RENTON, Wash. — Science, technology, engineering, and math have long been rooted in the DNA of this city, home to manufacturing and industrial giants such as Paccar and Boeing, which assembles each 737 aircraft here on the shores of Lake Washington. A budding healthcare scene has also emerged — Kaiser Permanente operates the longest automated laboratory line on the west coast at its 4-building campus in Renton.
But now the kids are getting in on the fun, too.
As part of our GeekWire on the Road project in Renton this week, we got a tour of Sartori Elementary, a brand new downtown school that opened last month. The focus is on teaching core tenets of science, technology, engineering, and math — also known as STEM — and exposing the 550 students to STEM-related fields that are suffering from a job skills gap.
“A STEM school has been my dream for a long time,” said Liza Rickey, assistant principal at Sartori who previously led STEM-related curriculum for the nearby Issaquah School District.
Parents also share her enthusiasm for the school, which gained voter approval in 2016. Sartori is the first “magnet school” in the Renton School District, meaning that any student can attend, no matter their proximity. More than 1,500 families applied as part of a lottery process — students who live within walking distance in the North Renton Neighborhood were automatically accepted — and two-thirds were left on a waiting list.
“So many kids want to be a part of this school,” said Shelby Scovel, co-president of the Sartori Elementary PTA. “Parents want their kids to be as tech-savvy as early as possible. That’s where the future is.”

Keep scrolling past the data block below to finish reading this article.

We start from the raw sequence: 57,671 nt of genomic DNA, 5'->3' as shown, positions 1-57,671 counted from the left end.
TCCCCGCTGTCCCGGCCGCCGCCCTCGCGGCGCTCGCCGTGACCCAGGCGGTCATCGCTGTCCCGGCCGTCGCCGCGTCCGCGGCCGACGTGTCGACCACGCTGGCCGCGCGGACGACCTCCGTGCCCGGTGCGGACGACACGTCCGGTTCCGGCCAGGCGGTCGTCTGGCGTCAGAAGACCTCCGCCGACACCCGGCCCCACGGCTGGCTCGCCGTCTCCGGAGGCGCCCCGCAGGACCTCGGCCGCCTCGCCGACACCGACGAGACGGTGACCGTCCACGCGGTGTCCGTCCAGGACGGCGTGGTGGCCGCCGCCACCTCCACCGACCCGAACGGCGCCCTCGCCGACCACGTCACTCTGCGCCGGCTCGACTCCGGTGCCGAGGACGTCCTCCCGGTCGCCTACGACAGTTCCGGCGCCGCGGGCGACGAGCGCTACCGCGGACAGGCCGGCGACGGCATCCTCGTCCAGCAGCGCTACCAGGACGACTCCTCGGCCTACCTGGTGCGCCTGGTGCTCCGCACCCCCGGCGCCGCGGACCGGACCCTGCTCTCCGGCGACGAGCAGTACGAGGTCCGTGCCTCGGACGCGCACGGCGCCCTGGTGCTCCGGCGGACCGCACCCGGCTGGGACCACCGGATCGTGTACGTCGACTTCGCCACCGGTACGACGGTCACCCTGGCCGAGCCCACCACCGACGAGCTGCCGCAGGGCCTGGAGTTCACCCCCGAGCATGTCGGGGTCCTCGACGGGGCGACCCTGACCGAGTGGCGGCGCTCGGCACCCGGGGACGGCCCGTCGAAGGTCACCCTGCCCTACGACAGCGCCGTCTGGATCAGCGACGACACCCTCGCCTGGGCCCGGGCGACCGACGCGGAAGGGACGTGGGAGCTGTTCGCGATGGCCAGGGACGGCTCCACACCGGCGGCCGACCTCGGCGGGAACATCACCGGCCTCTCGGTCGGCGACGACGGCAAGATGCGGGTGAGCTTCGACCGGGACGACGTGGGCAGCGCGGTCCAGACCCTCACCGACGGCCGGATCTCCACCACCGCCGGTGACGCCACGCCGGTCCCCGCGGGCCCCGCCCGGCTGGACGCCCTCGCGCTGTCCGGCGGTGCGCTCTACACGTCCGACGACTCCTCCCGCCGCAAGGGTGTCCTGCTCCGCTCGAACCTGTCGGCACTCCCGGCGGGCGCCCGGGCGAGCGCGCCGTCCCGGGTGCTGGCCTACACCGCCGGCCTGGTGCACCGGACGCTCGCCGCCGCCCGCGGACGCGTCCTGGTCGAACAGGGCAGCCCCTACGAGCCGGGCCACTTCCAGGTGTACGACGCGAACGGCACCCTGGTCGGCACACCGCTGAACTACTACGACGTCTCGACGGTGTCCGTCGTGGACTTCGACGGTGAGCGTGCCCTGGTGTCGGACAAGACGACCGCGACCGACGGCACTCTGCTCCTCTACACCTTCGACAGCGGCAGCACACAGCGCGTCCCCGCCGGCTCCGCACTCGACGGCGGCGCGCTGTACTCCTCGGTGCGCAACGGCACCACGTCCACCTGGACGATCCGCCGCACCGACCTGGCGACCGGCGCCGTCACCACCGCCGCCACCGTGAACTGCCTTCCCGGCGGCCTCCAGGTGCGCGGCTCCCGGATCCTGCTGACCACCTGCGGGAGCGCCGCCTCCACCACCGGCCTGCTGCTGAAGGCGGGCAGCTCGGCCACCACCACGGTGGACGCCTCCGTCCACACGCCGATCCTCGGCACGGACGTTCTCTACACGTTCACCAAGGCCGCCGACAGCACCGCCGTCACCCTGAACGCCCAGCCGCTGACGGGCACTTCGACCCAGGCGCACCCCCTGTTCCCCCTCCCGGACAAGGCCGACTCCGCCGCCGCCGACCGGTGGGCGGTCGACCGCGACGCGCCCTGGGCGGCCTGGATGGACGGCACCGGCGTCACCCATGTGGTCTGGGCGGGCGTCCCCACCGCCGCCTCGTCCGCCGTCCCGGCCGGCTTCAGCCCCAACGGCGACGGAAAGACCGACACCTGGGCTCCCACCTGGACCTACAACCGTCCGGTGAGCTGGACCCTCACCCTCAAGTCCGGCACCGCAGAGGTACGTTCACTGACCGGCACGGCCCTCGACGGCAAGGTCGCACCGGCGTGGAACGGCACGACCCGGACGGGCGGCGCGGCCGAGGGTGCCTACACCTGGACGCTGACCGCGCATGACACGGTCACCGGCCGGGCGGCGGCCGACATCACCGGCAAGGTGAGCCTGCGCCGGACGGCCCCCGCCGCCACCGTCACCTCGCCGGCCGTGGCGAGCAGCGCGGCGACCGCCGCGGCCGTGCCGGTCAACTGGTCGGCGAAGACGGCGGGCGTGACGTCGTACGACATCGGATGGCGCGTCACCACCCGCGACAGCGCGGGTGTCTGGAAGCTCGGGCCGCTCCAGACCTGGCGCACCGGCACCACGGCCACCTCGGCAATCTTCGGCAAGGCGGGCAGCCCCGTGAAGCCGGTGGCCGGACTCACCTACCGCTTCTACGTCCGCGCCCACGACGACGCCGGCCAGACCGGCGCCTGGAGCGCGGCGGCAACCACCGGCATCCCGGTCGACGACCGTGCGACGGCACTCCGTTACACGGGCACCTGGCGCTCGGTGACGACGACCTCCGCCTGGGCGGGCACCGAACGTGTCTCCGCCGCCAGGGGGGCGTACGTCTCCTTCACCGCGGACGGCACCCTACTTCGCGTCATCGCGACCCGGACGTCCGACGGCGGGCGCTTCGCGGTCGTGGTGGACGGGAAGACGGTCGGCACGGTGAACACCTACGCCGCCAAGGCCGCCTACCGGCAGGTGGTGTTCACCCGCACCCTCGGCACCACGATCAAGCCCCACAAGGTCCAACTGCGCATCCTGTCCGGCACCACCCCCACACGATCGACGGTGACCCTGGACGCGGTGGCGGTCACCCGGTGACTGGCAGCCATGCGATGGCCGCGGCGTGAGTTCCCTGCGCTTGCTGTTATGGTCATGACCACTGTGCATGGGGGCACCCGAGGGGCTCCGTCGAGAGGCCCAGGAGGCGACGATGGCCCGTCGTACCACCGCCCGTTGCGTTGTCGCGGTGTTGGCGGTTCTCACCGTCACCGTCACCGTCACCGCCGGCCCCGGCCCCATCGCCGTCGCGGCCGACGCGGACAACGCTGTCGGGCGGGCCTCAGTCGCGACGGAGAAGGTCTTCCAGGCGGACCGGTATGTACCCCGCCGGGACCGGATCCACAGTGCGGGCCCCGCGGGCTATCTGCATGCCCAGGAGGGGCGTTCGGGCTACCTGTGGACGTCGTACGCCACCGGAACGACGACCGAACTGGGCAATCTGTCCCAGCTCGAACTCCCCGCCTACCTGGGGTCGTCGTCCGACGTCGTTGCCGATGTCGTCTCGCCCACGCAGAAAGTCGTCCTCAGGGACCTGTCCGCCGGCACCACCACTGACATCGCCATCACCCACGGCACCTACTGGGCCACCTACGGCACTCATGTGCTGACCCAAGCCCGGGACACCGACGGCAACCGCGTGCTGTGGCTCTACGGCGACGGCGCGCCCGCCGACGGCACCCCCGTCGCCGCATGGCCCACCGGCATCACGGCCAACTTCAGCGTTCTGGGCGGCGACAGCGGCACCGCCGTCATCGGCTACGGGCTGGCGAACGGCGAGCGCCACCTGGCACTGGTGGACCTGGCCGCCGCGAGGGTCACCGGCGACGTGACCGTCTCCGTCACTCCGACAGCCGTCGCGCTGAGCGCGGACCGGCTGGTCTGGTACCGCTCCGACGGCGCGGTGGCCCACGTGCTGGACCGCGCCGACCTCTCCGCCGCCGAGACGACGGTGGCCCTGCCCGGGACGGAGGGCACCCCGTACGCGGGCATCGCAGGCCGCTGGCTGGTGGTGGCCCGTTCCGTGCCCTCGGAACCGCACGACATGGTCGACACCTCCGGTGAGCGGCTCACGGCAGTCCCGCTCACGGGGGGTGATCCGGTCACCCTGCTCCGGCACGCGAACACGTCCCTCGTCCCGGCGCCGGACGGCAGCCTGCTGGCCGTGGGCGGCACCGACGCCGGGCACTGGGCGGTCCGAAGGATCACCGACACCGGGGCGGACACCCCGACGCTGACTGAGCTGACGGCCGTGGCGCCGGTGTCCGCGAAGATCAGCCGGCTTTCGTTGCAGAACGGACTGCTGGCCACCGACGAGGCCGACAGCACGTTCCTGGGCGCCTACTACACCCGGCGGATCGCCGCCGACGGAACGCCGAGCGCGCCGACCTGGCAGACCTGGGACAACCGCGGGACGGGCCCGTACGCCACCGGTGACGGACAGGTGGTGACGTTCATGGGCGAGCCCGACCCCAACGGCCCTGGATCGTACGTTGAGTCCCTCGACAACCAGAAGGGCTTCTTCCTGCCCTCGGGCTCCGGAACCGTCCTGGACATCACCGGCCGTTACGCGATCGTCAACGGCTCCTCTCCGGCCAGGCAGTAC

There is certainly demand from employers. Last year, there were 45,000 unfilled STEM jobs in Washington state as a result of the job skills gap, according to Washington STEM, while the growth in STEM jobs has outpaced non-STEM jobs by 3X over the last decade.
Sartori’s tagline — “STEM is a culture, not a curriculum” — is apparent throughout the 3-story school, which features three STEM labs and open workspaces that encourage team-based collaboration.
“It’s embedded in everything we do,” Rickey said of STEM. “We’re pulling the threads throughout our day and doing real world applications so that the kids see the connectedness.”
Sartori employs three coaches for science, math, and literacy — “teachers of teachers,” Rickey said — that help craft the curriculum. Carolyn Colley is the science coach and said the topic is often an afterthought at traditional elementary schools.
“All the teachers here have a commitment to STEM,” said Colley, who just invited a hydrogeologist that worked on the Sartori site to speak with students about the science underneath their building and why puddles form on the school’s field.
Computer science is a focus at Satori, which is already equipped with coding education tools such as 3D printers, Scratch coding cards, Spheros, and Micro:bits. Almost all students also get their own Chromebook laptops.
Rickey said her colleagues are strategic about teaching computer science and demonstrating its importance in today’s world.